The Good Woman thegoodwoman.blogspot.com has tagged me. I love tags because, let’s face it, being tagged is flattering, it’s evidence that somebody’s actually reading what you write. I also love them because some days it’s hard to know what to write about and answering a few questions is a good way to prompt inspiration. And I love reading other writers’ blogs when they’ve been tagged because you get the essence of the person in bite-sized pieces … here goes …
What were you doing ten years ago?Ten years ago … um … Oh, I had a six month old; Hattie, my youngest, was born in February 1997. She arrived with the cord around her neck twice and looked like she’d had a few rounds in a box ring; her little face was black and blue. We spent several days in Special Care and then, when she was a week and a half old, we flew back to Africa: myself, Ben (5), Amelia (3) and Hattie (10 days). Everybody boarding the same flight watched in horror, all willing themselves to be as far from me and brood as possible. The nine months or so that followed were some of the happiest in my life. I completely succumbed to motherhood, I stopped worrying that I was ‘just a mum’ and got on with it. I wrote a(nother) unpublished book at odd hours whilst nudging Hat’s rocker with my foot every time she threatened to erupt into wailing. And I ate jam sandwiches and drank Guinness at 11 at night. Happy days.
What were you doing one year ago?
One year ago new shareholders threw the farm a lifeline and persuaded husband, who had resigned, to stay on. He said he would if they promised to fund the place properly. We were stupid enough, when they swore blind to manage responsibly, to believe them. Because we couldn’t bear to leave a place we’d grown to love. Just goes to show that you ought always to go with your gut; six months later and the place had crumbled, we were on our way out anyway, significantly poorer and hugely disillusioned.
Five snacks you enjoy
Olives, crackers, grapes, handfuls of dry breakfast cereal and bits of biscuits, I kid myself that if I break the corner off a biscuit I’m not actually eating a whole one. The fact I break the corner of several dozen and practically empty the tin doesn’t count.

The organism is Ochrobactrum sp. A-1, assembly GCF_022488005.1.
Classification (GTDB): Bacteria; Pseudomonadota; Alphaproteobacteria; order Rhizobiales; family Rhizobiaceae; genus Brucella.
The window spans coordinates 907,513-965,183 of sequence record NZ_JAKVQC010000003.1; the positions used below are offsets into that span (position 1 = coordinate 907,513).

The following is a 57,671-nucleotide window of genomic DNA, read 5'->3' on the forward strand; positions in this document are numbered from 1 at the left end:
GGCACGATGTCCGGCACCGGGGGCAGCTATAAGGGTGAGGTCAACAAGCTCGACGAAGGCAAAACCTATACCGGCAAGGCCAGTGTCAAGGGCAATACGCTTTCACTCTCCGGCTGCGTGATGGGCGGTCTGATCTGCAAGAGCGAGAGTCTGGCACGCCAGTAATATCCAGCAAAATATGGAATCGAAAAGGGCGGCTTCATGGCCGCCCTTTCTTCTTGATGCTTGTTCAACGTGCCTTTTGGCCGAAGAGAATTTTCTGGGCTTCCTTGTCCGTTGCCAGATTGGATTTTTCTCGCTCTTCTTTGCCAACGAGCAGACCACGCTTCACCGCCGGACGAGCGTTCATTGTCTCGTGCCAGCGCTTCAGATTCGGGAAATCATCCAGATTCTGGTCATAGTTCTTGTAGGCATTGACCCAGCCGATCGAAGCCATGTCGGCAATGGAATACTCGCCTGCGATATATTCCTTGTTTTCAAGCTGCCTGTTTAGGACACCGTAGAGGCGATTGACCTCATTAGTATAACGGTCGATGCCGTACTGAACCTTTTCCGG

Five songs to which you know all the lyrics Still, sadly or happily depending on your point of view, the songs I used to sing, really, really badly, to my kids when they were wee. Now, when I sing, they put their hands over their ears and groan loudly so I don’t anymore, except when in the car on my own with (my choice of) music up loud and can sing away as tunelessly as I like, getting all the lyrics wrong because I don’t get enough practice.Five things you would do if you were a millionaire
I am, sometimes, and briefly, at the beginning of the month in Tanzania (where a million Tanzanian shillings equates to about 400 quid) and then I use my million to fill shopping trolley.
What you’d do with a million pounds is a frequent topic of conversation around the dinner table en famille. My children haven’t yet grasped just how far a million pounds would go: Hat would buy me a new laptop, for example, Amelia a chateau in France with swimming pool and vineyard.
I’m not sure what I’d do? But presumably I wouldn’t have to grovel to schools for assisted places for my kids.
I think it’d buy me peace of mind?
Five bad habits
Too much time on the computer kidding myself I’m working when in fact I’m obsessively checking emails
Too much wine too probably, but I tell myself life’s too short not to transform every evening into an occasion, even if just me, hubby and scrambled egg. And a glass of Pinotage, of course.
I am reticent and sensitive and wish that I weren’t
I’m impatient which makes me swear (which makes a sixth I think?)
Five things you like doing
Walking, Swimming, Being in the bush, Trawling book shops because I like the company of books; their feel and their scent, Making marmalade and chutney, I don’t do it often but it inspires a feeling of tremendous achievement and wholesomeness when I do: ranks of jars lined and filled with piping hot preserve, evidence that there’s a domestic goddess lurking in there somewhere.
Five things you would never wear again
Nowadays I wear jeans, t’shirts, shorts and flip flops (not all at once, obviously) and always a lot of very loud silver jewellery (my youngest knows I’m coming by the jangle of bangles; I think she means that in a good way?) Which I suppose means that the things I no longer wear are those I once did (when I was young and stupid and worked in London in the late eighties) and include high heels, very short skirts, tights (yay, African living means tights aren’t necessary), too much makeup and a constricting little suits.
Five favorite toys
Conventional toys don’t really do it for me. I’m seriously technologically challenged (I’m the sort of person who loses posts on her own blog and spends days trying to find the story she wrote last week and misplaced before uploading it, you can imagine what happens when I try to post comments on other bloggers sites; perhaps they’re floating aimlessly around cyberspace trying to find a home?). If toys are things you enjoy, then that’d be my family, my dogs, my cats, my books, my little bit of Africa …
I need to tag somebody, but I need to think about that and I need an excuse to trawl a few blogs before I do … it’s called Research, rather like incessant email checking is called Working.